Surgeon General Jerome Adams planned to get jabbed alongside them, too. Adams, who is Black, has been outspoken at convincing the Black community -- which has also expressed heightened skepticism -- to get inoculated, and the official said Adams planned to double down on that message Friday.
Earlier this week, acting Defense Secretary Christopher Miller also got vaccinated publicly, in order to show military service members the vaccine was safe. West Virginia Gov. Jim Justice, too, got a shot before cameras.
Trump remains out of view
While Trump briefly voiced support for vaccines on Twitter Thursday, he has remained out of public view during a historic week for the pandemic -- marked by the beginning of mass inoculations and by record-high death tolls.
"The Vaccine and the Vaccine rollout are getting the best of reviews," Trump tweeted Thursday morning. "Moving along really well. Get those 'shots' everyone!"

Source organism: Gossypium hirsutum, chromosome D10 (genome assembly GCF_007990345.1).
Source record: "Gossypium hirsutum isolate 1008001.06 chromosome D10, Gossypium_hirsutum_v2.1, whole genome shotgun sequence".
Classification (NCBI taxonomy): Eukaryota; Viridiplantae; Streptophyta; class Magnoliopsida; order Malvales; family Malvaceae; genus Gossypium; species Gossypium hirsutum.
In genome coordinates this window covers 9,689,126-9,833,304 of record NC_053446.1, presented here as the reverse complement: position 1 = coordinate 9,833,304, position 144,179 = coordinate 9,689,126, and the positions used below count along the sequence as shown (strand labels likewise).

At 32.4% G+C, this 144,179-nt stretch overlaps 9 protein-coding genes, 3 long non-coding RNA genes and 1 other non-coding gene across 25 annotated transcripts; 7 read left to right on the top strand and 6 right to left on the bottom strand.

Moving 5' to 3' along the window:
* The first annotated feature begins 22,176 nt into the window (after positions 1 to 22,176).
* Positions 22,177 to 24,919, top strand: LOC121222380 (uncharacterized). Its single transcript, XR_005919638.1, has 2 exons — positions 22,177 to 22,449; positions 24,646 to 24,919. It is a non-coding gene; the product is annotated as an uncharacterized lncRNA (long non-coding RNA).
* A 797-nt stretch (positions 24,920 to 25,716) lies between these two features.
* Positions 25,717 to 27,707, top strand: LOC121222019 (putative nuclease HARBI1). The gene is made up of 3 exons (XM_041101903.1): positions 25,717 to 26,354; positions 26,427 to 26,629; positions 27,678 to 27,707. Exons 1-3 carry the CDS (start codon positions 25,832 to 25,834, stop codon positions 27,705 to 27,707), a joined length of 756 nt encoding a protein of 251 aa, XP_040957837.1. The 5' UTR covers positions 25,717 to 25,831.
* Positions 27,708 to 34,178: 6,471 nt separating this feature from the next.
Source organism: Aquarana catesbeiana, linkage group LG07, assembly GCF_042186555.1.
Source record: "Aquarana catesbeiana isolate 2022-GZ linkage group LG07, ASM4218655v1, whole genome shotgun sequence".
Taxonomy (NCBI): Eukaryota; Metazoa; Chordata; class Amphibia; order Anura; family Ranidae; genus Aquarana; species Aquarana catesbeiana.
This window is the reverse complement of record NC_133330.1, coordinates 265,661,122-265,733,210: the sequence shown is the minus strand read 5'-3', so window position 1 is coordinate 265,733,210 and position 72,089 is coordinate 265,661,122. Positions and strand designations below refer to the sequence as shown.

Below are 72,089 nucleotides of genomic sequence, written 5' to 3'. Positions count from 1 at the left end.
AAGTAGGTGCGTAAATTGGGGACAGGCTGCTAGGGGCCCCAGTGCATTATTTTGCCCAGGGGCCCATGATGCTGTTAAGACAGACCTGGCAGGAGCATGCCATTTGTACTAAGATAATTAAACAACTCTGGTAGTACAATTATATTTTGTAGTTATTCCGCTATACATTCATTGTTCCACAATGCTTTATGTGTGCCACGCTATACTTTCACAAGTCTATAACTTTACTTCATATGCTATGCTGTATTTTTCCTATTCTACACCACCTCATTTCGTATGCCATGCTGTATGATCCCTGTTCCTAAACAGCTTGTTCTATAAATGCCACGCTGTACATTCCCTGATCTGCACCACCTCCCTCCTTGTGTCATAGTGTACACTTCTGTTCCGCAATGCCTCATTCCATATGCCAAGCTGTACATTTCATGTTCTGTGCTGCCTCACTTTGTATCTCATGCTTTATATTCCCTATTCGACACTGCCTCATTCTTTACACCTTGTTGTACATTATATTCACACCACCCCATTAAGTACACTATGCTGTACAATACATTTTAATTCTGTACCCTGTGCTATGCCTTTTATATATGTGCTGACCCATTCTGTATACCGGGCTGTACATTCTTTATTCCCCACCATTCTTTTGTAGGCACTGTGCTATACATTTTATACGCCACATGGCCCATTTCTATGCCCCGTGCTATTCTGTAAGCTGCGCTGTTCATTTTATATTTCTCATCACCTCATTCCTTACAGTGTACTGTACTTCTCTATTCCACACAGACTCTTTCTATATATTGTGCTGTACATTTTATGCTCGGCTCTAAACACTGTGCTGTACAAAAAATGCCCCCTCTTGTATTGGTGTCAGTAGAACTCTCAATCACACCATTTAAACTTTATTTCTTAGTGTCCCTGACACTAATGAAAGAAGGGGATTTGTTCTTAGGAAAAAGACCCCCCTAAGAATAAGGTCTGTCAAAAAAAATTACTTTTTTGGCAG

But otherwise, he has left the public encouragement to his deputies and the incoming administration.
Trump has maintained a light public schedule since losing reelection last month. Always focused on optics, Trump's absence from view this week was notable considering he had for months been touting the benefits of vaccines.
He also has not commented on the record-high death tolls in recent days.
A daily high of 3,656 Americans were reported dead from COVID-19 on Wednesday, according to Johns Hopkins University.
ABC News' Anne Flaherty and Molly Nagle contributed to this report.